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Pothead of the Week: RIP Charlie Murphy, the Best Storyteller Stoners Could Have Ever Asked For

“I do smoke weed every now and then,” the legend once proclaimed in a stand-up set. “Every now and then — like once an hour.”

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This week’s Pothead of the Week is Charlie Murphy, the comedian, screenwriter, and raconteur who died April 12 at the age of 57 after a long battle with leukemia. While it’s certainly true that all stand-up is bad, Charlie Murphy was great, and spent his life transcending and subverting people’s expectations.

As a guy who very well could have gone down in history as simply nothing more than Eddie Murphy’s older brother, Murphy felt that his career was “not part of human reality,” he once told VICE. He explained, “When I first started doing comedy, I was 42 years old and I was the brother of one of the most celebrated comics in history who made his name in the game 20 years earlier… It’s like, if Michael Jordan all of a sudden had a big brother who plays basketball and he’s good, too. That does not compute for most people.”

Murphy became a national sensation while on the cast of Chappelle’s Show, through the iconic one-two punch of the Charlie Murphy’s True Hollywood Stories sketches, focused on his experiences interacting with Rick James and Prince. When it first debuted, the Rick James sketch became a national sensation, with Murphy dropping as many brilliant turns of phrase in a few short minutes––“habitual line-stepper”; “my man got too familiar”; “one eye was lookin’ at me and the other eye was lookin’ at Rick”; “even when slapping was fashionable... they would have a gunfight after that”––as you might find in a whole Mark Twain book. He told VICE that while the sketch led to people constantly screaming “CHARLIE MURPHY!” at him in Chappelle’s Rick James voice, he was never annoyed by the attention. “I understand the significance of a television set on the human animal,” he explained. “We all spend a lot of time sitting in front of the TV so when we actually see one of the images that comes out of it in real life, it's going to have an effect on us."

While the second edition of Charlie Murphy’s True Hollywood Stories, in which Murphy told the tale of Prince and the Revolution beating him and his friends at basketball and then serving them pancakes, didn’t yield as many catchphrases as the Rick James sketch, is in my opinion even funnier. It captures the essence of Charlie Murphy, a regular guy who constantly found himself in objectively insane situations without batting an eye, taking it all in. The best part about the Prince sketch––besides Murphy’s story about Prince’s reaction to the sketch itself––is that later, it was confirmed to be true.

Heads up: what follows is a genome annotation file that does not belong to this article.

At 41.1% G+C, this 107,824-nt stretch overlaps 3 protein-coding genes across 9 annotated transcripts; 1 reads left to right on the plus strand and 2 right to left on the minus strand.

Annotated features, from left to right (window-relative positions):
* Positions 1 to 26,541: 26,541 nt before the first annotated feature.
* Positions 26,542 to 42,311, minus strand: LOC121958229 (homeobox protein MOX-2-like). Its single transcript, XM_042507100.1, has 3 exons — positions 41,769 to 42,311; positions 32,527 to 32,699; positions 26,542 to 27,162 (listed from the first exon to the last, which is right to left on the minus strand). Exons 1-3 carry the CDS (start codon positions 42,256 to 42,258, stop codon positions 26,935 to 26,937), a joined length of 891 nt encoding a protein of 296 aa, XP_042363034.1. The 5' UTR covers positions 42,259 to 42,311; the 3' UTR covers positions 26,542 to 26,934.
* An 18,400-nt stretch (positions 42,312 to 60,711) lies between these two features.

For more on Murphy, re-visit our past GGN episode on the legend above.

In addition to his work with Chappelle, Murphy appeared in films such as CB4 and shows such as The Boondocks and Black Jesus. He co-wrote the Wes Craven-directed, Eddie Murphy-starring Vampire in Brooklyn, as well as Paper Soldiers, a 2002 crime comedy starring Beanie Sigel and Kevin Hart in his first film role, and Norbit, an Eddie Murphy movie that despite its negative reviews managed to gross nearly $160 million at the box office and snagged an Academy Award nomination.

Where his brother Eddie is famous for being over-the-top in his performances and closed-off in his personal life, Charlie was laid-back and intimate. His meandering yarns, with their unexpected twists, clever neologisms, and off-kilter internal logic––here, he reveals he recently saw a 50 year-old groupie who’d gotten with his brother on the arm of Lil Wayne by offhandedly asking Wayne’s age before revealing why he brought Wayne up in the first place––were perfect stoner fodder, fantastic tales told as if they were simply a natural consequence of life. Perhaps this is because Murphy dabbled in the dark arts of dank himself. “I do smoke weed every now and then,” he once proclaimed in a stand-up set. “Every now and then––like once an hour.”

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While you’ve more than certainly seen Murphy’s sketches on Chappelle’s Show, it’s his appearance on Chappelle co-creator Neal Brennan and Moshe Kasher’s The Champs podcast that serves as the perfect distillation of Murphy’s unique gifts. He talks about joining a gang as a teen, only to realize it was an elaborate scheme to help the outfit’s 25-year-old leader scrounge up cash for Thunderbird. He talks about the time he gets arrested for bringing an empty box into a department store for shoplifting purposes. For my money, the funniest bit on the podcast is when he tells the story of his brother Eddie buying the vest that Jimi Hendrix wore at Woodstock with the intention of bringing vests back in style, even though the vest itself had shrunk to an unwearable size. Charlie was sure that even a kid couldn’t fit in it, while a more sycophantic member of Eddie’s clique told him it would look good regardless. “That’s the devil talking to you, man,” Charlie recalls saying.

Fittingly, the most apt tribute to Charlie Murphy following his death came from Brennan himself, who tweeted, “Charlie Murphy changed my life. One of the most original people I’ve ever met.” Those are two of the highest compliments that can be paid to a person, regardless of their body of work. And perhaps, it’s best to leave it at that.

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